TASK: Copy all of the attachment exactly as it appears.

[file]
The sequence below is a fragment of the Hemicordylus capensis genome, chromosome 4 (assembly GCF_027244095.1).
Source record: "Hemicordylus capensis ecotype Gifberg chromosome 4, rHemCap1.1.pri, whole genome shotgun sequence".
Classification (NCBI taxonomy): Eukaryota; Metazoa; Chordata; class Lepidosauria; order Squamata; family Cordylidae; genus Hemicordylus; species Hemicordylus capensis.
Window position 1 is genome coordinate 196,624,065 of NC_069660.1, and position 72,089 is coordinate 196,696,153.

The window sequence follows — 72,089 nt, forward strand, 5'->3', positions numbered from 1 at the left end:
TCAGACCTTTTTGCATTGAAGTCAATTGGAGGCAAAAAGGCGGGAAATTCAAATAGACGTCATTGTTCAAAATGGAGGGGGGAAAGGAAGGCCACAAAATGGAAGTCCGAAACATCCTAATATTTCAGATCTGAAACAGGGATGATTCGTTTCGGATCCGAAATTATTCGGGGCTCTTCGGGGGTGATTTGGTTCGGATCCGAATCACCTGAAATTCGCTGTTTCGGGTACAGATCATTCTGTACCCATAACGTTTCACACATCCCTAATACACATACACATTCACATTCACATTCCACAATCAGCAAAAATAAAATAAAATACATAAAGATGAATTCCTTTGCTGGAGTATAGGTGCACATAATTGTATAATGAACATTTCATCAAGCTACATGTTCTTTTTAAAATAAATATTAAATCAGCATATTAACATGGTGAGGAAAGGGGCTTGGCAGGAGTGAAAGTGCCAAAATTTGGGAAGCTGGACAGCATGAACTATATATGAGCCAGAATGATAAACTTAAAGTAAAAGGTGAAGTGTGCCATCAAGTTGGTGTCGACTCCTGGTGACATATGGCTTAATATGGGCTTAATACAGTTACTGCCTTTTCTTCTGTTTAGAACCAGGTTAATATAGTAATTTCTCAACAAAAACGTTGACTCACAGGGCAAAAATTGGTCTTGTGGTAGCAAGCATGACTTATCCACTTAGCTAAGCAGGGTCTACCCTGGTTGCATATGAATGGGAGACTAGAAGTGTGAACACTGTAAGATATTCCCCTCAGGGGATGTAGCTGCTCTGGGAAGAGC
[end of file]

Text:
The sequence below is a fragment of the Hemicordylus capensis genome, chromosome 4 (assembly GCF_027244095.1).
Source record: "Hemicordylus capensis ecotype Gifberg chromosome 4, rHemCap1.1.pri, whole genome shotgun sequence".
Classification (NCBI taxonomy): Eukaryota; Metazoa; Chordata; class Lepidosauria; order Squamata; family Cordylidae; genus Hemicordylus; species Hemicordylus capensis.
Window position 1 is genome coordinate 196,624,065 of NC_069660.1, and position 72,089 is coordinate 196,696,153.

The window sequence follows — 72,089 nt, forward strand, 5'->3', positions numbered from 1 at the left end:
TCAGACCTTTTTGCATTGAAGTCAATTGGAGGCAAAAAGGCGGGAAATTCAAATAGACGTCATTGTTCAAAATGGAGGGGGGAAAGGAAGGCCACAAAATGGAAGTCCGAAACATCCTAATATTTCAGATCTGAAACAGGGATGATTCGTTTCGGATCCGAAATTATTCGGGGCTCTTCGGGGGTGATTTGGTTCGGATCCGAATCACCTGAAATTCGCTGTTTCGGGTACAGATCATTCTGTACCCATAACGTTTCACACATCCCTAATACACATACACATTCACATTCACATTCCACAATCAGCAAAAATAAAATAAAATACATAAAGATGAATTCCTTTGCTGGAGTATAGGTGCACATAATTGTATAATGAACATTTCATCAAGCTACATGTTCTTTTTAAAATAAATATTAAATCAGCATATTAACATGGTGAGGAAAGGGGCTTGGCAGGAGTGAAAGTGCCAAAATTTGGGAAGCTGGACAGCATGAACTATATATGAGCCAGAATGATAAACTTAAAGTAAAAGGTGAAGTGTGCCATCAAGTTGGTGTCGACTCCTGGTGACATATGGCTTAATATGGGCTTAATACAGTTACTGCCTTTTCTTCTGTTTAGAACCAGGTTAATATAGTAATTTCTCAACAAAAACGTTGACTCACAGGGCAAAAATTGGTCTTGTGGTAGCAAGCATGACTTATCCACTTAGCTAAGCAGGGTCTACCCTGGTTGCATATGAATGGGAGACTAGAAGTGTGAACACTGTAAGATATTCCCCTCAGGGGATGTAGCTGCTCTGGGAAGAGC